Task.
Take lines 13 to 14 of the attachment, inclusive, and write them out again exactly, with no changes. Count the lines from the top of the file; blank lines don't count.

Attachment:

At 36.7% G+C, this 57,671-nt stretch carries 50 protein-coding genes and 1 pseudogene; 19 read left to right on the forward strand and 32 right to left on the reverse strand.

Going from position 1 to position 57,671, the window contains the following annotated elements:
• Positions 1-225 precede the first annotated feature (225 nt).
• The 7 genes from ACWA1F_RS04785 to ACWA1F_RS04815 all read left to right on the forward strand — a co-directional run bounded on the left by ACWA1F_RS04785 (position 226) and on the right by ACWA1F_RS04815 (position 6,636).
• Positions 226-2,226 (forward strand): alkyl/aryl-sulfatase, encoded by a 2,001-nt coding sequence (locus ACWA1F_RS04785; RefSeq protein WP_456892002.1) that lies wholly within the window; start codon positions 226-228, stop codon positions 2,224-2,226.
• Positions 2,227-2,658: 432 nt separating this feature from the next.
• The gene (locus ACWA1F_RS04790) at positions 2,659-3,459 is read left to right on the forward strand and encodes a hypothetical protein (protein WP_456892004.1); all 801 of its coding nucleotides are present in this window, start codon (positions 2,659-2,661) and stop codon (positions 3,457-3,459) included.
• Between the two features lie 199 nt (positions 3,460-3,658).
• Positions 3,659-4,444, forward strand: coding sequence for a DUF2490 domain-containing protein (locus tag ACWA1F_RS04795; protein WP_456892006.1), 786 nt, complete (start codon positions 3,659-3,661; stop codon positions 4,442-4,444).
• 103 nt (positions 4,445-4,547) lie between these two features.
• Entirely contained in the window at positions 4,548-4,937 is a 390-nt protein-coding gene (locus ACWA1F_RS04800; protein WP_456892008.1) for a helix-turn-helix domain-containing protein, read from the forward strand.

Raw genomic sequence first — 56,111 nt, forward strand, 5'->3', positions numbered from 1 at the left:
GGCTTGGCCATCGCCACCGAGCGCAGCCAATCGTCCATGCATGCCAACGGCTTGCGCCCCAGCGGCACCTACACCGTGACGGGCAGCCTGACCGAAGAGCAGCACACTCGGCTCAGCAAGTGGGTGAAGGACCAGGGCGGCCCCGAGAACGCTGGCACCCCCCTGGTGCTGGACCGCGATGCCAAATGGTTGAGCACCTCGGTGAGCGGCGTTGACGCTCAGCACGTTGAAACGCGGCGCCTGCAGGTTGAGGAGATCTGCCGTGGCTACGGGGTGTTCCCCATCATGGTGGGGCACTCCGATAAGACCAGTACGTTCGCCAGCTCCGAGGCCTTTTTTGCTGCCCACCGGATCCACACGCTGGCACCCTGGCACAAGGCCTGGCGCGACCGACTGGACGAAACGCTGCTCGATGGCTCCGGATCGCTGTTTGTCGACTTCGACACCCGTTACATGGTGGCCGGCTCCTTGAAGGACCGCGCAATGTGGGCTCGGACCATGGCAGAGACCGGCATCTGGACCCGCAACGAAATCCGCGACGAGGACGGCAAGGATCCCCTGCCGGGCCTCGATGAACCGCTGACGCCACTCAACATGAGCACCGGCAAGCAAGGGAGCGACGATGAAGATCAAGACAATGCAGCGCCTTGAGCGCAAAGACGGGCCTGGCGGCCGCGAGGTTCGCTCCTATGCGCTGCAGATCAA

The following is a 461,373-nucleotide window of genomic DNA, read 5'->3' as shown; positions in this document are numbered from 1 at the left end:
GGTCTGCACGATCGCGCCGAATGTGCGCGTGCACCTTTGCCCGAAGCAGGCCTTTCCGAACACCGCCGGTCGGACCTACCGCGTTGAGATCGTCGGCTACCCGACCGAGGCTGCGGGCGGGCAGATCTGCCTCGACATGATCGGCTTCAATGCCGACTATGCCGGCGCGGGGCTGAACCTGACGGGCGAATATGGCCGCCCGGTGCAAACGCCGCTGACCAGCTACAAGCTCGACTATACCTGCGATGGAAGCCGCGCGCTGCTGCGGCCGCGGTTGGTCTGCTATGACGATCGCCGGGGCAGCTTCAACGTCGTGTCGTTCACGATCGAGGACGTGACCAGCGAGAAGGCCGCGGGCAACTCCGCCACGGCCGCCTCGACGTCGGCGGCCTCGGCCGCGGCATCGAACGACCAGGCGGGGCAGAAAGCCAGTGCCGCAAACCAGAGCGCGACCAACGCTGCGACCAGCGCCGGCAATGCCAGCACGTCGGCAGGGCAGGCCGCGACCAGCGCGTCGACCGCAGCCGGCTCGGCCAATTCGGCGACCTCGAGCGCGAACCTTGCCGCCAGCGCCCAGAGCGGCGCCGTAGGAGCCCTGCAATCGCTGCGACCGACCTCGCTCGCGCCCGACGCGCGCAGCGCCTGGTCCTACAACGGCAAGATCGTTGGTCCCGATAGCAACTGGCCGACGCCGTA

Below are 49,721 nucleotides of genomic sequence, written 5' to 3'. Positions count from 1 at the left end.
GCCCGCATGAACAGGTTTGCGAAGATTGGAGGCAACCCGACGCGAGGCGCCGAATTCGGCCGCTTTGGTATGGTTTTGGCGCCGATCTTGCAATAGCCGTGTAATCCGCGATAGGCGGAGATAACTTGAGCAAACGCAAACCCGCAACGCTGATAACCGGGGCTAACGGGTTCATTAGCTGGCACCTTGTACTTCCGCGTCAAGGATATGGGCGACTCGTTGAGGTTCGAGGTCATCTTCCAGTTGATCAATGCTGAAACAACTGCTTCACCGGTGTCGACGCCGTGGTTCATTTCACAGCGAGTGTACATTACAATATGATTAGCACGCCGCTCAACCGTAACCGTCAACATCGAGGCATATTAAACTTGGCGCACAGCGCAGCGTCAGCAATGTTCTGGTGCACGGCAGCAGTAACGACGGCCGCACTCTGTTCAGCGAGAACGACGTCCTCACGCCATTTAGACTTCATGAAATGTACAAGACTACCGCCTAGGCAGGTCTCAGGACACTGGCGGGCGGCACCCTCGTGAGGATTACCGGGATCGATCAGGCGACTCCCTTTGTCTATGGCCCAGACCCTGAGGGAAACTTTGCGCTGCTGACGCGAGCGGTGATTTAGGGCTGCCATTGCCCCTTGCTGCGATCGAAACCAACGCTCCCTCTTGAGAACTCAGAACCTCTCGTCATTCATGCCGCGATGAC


GGCTTGGCCATCGCCACCGAGCGCAGCCAATCGTCCATGCATGCCAACGGCTTGCGCCCCAGCGGCACCTACACCGTGACGGGCAGCCTGACCGAAGAGCAGCACACTCGGCTCAGCAAGTGGGTGAAGGACCAGGGCGGCCCCGAGAACGCTGGCACCCCCCTGGTGCTGGACCGCGATGCCAAATGGTTGAGCACCTCGGTGAGCGGCGTTGACGCTCAGCACGTTGAAACGCGGCGCCTGCAGGTTGAGGAGATCTGCCGTGGCTACGGGGTGTTCCCCATCATGGTGGGGCACTCCGATAAGACCAGTACGTTCGCCAGCTCCGAGGCCTTTTTTGCTGCCCACCGGATCCACACGCTGGCACCCTGGCACAAGGCCTGGCGCGACCGACTGGACGAAACGCTGCTCGATGGCTCCGGATCGCTGTTTGTCGACTTCGACACCCGTTACATGGTGGCCGGCTCCTTGAAGGACCGCGCAATGTGGGCTCGGACCATGGCAGAGACCGGCATCTGGACCCGCAACGAAATCCGCGACGAGGACGGCAAGGATCCCCTGCCGGGCCTCGATGAACCGCTGACGCCACTCAACATGAGCACCGGCAAGCAAGGGAGCGACGATGAAGATCAAGACAATGCAGCGCCTTGAGCGCAAAGACGGGCCTGGCGGCCGCGAGGTTCGCTCCTATGCGCTGCAGATCAA

The following is a 461,373-nucleotide window of genomic DNA, read 5'->3' as shown; positions in this document are numbered from 1 at the left end: